LYONS — When Wayne County shoppers buy clothing and shoes in retails stores next March, they may notice a change.
They’ll be paying a little more.
Last week, the county Board of Supervisors eliminated by a narrow vote a 16-year-old sales tax exemption for clothing and shoe purchases up to $120.
Wayne was one of eight counties in the state that offered the 4 percent exemption, which will end March 1, 2020.
The state continues to offer a 4 percent exemption on its portion of the county’s 8 percent sales tax.
It didn’t pass by much. Eight supervisors — Chuck Verkey, Steve Groat, Laurie Crane, Sandy Pagano, Ken Miller, Michael Kolczynski, Steve LeRoy and Tony Verno — voted yes. Five Republicans — Dave Spickerman, Nick Deming, Jake Emmel and Frank Robusto — joined the board’s two Democrats, Kenan Baldridge and Susie Jacobs, in voting no.
The resolution passed Nov. 19 on a weighted vote, said County Administrator Rick House; the weighted results were not available Monday.
Supervisors began debating the issue during budget discussions in October. Some lawmakers argued the exemption was an incentive for people to shop at Wayne County retailers because no other counties in the region offered the tax discount. Others said it was unlikely the exemption was making a difference in buying habits and that most shoppers were likely unaware of the discount.
House said Spickerman believed the exemption saved money for the county’s poor, while Groat countered that it was a “fair tax” that would hopefully be used to reduce property taxes.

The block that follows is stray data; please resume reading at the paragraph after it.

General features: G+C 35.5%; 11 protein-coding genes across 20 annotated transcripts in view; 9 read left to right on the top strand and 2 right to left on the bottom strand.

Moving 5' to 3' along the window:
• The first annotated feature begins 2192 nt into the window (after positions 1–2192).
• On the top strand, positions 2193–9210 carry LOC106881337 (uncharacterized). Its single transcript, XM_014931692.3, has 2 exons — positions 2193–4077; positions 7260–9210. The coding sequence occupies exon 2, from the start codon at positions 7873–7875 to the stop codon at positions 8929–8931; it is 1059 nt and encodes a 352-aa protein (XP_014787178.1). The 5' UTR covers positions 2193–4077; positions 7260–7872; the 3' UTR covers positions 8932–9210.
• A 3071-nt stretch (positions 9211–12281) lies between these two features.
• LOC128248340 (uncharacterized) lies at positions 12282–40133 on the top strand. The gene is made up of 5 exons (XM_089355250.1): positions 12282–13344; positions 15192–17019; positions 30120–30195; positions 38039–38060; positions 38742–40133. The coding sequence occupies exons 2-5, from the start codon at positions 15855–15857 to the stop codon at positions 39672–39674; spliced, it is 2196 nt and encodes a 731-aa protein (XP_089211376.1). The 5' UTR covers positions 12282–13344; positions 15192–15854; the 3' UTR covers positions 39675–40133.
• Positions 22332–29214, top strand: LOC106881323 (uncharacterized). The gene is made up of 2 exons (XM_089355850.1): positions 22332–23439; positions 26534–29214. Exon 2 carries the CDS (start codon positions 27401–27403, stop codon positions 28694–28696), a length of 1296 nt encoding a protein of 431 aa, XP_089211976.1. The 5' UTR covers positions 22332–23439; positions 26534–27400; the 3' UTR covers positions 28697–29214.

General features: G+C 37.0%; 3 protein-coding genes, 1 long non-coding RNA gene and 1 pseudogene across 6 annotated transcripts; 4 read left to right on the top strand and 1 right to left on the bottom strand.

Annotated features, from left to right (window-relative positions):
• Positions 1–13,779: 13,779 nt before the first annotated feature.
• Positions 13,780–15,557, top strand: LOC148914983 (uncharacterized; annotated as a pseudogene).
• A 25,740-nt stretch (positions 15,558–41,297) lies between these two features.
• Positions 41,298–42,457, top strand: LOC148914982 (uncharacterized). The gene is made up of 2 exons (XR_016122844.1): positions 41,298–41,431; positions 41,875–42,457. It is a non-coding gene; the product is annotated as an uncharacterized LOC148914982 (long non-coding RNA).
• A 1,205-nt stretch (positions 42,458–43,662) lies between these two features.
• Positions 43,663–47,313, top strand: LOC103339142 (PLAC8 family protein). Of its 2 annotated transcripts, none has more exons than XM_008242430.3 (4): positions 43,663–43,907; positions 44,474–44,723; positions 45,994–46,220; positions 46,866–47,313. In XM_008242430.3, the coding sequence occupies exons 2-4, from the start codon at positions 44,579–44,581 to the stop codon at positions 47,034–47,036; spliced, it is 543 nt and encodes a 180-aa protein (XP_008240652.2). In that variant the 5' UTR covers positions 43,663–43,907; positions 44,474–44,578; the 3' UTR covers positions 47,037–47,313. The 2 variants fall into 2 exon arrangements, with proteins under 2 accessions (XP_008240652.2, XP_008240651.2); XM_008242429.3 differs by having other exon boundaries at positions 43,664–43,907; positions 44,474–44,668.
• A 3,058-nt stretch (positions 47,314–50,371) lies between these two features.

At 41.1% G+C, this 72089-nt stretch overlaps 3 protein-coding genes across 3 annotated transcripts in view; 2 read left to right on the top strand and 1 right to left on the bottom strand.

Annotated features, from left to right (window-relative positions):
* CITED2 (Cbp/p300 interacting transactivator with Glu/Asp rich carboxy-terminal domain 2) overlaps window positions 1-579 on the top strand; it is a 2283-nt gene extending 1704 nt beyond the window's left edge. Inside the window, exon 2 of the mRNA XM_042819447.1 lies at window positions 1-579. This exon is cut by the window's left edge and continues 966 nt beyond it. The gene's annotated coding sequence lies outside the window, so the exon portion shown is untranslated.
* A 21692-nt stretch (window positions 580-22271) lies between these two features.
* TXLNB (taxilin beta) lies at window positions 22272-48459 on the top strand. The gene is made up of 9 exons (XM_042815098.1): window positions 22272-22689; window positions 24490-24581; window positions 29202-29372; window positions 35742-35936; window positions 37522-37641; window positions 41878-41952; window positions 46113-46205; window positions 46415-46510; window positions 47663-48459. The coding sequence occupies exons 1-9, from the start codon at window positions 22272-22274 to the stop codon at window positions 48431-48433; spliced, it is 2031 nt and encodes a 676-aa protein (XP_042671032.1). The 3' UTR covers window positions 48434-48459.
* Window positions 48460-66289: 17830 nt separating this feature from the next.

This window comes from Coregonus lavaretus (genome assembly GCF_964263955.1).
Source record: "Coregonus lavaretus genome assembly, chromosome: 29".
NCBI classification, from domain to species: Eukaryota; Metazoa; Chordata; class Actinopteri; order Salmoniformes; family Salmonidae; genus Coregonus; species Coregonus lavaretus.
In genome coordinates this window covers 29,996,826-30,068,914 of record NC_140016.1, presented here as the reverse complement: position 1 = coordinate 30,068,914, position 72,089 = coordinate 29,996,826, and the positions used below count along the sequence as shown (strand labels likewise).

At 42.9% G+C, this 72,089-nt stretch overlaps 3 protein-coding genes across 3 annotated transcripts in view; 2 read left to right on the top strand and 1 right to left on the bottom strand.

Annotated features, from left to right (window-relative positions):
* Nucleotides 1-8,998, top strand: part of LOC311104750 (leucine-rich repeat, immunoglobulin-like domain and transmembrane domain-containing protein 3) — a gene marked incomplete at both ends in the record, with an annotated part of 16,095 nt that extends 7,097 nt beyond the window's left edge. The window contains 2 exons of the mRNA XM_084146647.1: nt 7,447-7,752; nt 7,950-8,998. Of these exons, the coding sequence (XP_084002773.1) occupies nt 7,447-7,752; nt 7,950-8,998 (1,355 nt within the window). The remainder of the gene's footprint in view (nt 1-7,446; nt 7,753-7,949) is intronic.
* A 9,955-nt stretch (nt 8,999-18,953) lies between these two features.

The additional tax revenue that would come from the exemption’s elimination — estimated at $600,000 — will be redistributed, with the county taking $500,000 and the towns and villages sharing the remaining $100,000.
House said it’s likely the $500,000 the county expects to get will be used to reduce the amount to be pulled from general fund reserves, as opposed to reducing the tax rate in the tentative $190.5 million budget for 2020.
The tax rate under the tentative spending plan is $7.82 per assessed $1,000, compared to $7.90 this year.
In another budgetary move, supervisors last week approved a measure allowing them to exceed the tax cap for 2020. House said it was done as a precautionary measure, because this year’s tax levy cushion is smaller, about $54,000.
“There’s not a lot of cushion,” House said, explaining that if “unforeseen circumstances develop on the revenue side and the county is forced to exceed the cap, it would not have the legal authority to do so. That could result in the county getting in hot water with the state.